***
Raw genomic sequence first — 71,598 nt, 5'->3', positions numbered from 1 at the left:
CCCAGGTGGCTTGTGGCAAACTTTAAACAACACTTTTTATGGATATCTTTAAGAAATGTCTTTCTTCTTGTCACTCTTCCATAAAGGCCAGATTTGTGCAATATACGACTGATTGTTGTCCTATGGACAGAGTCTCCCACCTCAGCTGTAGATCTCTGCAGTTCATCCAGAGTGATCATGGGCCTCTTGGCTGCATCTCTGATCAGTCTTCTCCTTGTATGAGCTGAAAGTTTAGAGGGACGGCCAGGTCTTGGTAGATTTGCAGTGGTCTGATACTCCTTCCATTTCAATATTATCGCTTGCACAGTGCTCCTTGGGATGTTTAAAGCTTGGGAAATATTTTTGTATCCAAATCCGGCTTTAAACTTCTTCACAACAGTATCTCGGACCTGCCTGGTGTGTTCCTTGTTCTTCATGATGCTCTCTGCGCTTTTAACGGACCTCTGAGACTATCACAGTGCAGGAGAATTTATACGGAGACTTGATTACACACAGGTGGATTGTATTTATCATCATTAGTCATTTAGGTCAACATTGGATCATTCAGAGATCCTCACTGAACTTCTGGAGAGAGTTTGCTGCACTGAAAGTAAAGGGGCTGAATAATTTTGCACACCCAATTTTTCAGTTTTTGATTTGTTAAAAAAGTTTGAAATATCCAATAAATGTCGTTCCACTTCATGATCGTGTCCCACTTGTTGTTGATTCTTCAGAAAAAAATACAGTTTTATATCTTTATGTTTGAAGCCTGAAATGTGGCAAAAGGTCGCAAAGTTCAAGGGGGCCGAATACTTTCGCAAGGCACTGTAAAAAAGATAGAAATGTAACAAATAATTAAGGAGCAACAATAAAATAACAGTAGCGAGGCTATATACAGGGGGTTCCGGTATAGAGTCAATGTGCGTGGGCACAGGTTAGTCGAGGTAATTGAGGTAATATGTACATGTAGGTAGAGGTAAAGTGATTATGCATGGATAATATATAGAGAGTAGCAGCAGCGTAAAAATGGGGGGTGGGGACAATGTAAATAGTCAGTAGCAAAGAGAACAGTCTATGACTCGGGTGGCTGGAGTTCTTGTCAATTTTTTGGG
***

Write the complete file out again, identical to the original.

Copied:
Raw genomic sequence first — 71,598 nt, 5'->3', positions numbered from 1 at the left:
CCCAGGTGGCTTGTGGCAAACTTTAAACAACACTTTTTATGGATATCTTTAAGAAATGTCTTTCTTCTTGTCACTCTTCCATAAAGGCCAGATTTGTGCAATATACGACTGATTGTTGTCCTATGGACAGAGTCTCCCACCTCAGCTGTAGATCTCTGCAGTTCATCCAGAGTGATCATGGGCCTCTTGGCTGCATCTCTGATCAGTCTTCTCCTTGTATGAGCTGAAAGTTTAGAGGGACGGCCAGGTCTTGGTAGATTTGCAGTGGTCTGATACTCCTTCCATTTCAATATTATCGCTTGCACAGTGCTCCTTGGGATGTTTAAAGCTTGGGAAATATTTTTGTATCCAAATCCGGCTTTAAACTTCTTCACAACAGTATCTCGGACCTGCCTGGTGTGTTCCTTGTTCTTCATGATGCTCTCTGCGCTTTTAACGGACCTCTGAGACTATCACAGTGCAGGAGAATTTATACGGAGACTTGATTACACACAGGTGGATTGTATTTATCATCATTAGTCATTTAGGTCAACATTGGATCATTCAGAGATCCTCACTGAACTTCTGGAGAGAGTTTGCTGCACTGAAAGTAAAGGGGCTGAATAATTTTGCACACCCAATTTTTCAGTTTTTGATTTGTTAAAAAAGTTTGAAATATCCAATAAATGTCGTTCCACTTCATGATCGTGTCCCACTTGTTGTTGATTCTTCAGAAAAAAATACAGTTTTATATCTTTATGTTTGAAGCCTGAAATGTGGCAAAAGGTCGCAAAGTTCAAGGGGGCCGAATACTTTCGCAAGGCACTGTAAAAAAGATAGAAATGTAACAAATAATTAAGGAGCAACAATAAAATAACAGTAGCGAGGCTATATACAGGGGGTTCCGGTATAGAGTCAATGTGCGTGGGCACAGGTTAGTCGAGGTAATTGAGGTAATATGTACATGTAGGTAGAGGTAAAGTGATTATGCATGGATAATATATAGAGAGTAGCAGCAGCGTAAAAATGGGGGGTGGGGACAATGTAAATAGTCAGTAGCAAAGAGAACAGTCTATGACTCGGGTGGCTGGAGTTCTTGTCAATTTTTTGGG